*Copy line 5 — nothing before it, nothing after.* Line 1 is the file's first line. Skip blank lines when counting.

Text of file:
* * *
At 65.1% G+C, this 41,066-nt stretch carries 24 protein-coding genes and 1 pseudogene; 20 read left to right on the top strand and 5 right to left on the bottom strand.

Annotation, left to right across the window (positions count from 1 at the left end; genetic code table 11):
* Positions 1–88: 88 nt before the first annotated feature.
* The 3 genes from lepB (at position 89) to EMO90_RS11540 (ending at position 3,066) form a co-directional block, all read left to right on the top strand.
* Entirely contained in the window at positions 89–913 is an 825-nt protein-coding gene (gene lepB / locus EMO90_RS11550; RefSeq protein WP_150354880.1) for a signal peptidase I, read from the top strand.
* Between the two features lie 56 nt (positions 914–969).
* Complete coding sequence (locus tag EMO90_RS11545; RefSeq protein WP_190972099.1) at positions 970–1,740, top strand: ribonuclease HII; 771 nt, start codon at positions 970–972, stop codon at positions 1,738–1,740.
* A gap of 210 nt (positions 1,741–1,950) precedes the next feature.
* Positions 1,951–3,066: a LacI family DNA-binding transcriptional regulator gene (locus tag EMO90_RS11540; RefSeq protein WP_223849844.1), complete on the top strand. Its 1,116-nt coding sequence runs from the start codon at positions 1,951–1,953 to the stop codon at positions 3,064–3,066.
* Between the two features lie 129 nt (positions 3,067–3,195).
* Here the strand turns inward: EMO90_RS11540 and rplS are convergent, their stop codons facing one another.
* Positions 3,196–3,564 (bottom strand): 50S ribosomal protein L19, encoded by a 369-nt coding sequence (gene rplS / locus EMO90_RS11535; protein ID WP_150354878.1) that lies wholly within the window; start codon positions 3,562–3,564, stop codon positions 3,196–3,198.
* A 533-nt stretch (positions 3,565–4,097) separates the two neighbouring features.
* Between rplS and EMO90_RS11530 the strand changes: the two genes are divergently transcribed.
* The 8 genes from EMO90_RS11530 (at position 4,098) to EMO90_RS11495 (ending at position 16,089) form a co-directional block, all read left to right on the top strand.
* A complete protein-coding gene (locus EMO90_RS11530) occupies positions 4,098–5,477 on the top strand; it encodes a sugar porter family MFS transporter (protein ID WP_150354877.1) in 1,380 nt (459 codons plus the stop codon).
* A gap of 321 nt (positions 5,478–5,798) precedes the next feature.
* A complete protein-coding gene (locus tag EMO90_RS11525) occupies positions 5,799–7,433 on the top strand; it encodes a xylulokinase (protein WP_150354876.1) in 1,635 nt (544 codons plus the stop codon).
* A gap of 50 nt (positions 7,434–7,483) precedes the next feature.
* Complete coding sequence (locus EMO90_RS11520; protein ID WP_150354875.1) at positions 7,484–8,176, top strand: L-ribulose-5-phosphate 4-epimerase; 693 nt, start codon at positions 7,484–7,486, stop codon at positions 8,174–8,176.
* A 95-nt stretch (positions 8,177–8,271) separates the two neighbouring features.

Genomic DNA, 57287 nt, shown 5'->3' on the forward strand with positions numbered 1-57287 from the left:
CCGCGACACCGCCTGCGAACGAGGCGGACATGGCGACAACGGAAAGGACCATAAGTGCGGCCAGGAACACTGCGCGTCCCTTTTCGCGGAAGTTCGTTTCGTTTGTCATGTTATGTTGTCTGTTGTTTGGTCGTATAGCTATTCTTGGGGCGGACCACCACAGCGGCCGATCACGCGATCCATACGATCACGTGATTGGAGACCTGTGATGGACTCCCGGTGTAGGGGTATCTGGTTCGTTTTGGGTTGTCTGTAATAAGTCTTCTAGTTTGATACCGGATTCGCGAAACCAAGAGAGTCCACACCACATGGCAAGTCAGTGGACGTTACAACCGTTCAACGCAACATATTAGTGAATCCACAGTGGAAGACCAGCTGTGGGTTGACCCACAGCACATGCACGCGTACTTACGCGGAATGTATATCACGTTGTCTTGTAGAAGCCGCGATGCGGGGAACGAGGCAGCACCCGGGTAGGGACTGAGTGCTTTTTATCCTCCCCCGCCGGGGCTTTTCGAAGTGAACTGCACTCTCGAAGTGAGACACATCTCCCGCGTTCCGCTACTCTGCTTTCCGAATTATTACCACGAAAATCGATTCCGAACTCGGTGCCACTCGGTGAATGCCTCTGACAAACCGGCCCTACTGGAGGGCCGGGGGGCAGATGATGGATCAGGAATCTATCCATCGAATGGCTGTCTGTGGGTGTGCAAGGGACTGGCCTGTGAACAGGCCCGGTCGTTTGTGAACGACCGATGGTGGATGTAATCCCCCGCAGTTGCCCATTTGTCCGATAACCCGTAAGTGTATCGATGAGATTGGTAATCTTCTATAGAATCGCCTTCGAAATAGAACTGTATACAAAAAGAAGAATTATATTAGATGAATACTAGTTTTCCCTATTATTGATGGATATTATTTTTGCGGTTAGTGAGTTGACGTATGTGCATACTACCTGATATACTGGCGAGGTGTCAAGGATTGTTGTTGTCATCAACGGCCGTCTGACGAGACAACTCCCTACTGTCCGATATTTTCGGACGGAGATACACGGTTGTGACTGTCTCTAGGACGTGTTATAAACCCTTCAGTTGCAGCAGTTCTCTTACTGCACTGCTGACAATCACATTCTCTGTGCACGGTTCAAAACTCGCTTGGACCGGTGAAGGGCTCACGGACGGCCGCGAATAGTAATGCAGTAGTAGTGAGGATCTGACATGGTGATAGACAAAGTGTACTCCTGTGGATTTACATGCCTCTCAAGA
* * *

* Entirely contained in the window at positions 89–913 is an 825-nt protein-coding gene (gene lepB / locus EMO90_RS11550; RefSeq protein WP_150354880.1) for a signal peptidase I, read from the top strand.